In Montana’s Public Sector, the Rich Get Richer
After months of legal battles and number crunching, the Montana Policy Institute has finally posted the public employee pay numbers that it received from the State of Montana after winning it's case before Judge Dorothy McCarter.
Montana Policy Institute CEO Carl Graham says that "The site is nonjudgmental about whether the numbers are too high, too low, or just right . . . but it does put the lie to recent statements that state employee pay has been frozen."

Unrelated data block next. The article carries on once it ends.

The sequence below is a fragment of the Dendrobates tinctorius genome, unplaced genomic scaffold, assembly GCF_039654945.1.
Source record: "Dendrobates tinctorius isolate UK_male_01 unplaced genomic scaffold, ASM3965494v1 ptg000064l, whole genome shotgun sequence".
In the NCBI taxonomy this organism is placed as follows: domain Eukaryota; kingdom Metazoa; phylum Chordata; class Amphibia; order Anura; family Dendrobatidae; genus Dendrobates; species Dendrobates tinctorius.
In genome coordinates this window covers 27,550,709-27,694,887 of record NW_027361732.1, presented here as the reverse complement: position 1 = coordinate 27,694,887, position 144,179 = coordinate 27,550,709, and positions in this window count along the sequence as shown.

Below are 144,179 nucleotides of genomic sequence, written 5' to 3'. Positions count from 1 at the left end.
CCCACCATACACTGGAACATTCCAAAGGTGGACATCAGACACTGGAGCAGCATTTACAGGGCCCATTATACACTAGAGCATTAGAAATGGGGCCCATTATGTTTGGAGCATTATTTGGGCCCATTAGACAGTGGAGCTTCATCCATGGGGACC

After looking through the numbers for a while, what I was most surprised by was what seems like a socially callous distribution of pay increases. For those making less than $50,000 (i.e. most Montana workers) salaries and associated perks (insurance, bonuses, e.t.c.) has flatlined or gone down since the halcyon days of 2004.
Most workers that made more than $50,000, on the other hand, received pay or benefits increases, with those that make more than $75,000 coming out even further ahead than the rest of their higher earning peers. To make the picture even more vivid the group showing the biggest gains in the last three years just happens to be those making over $100,ooo.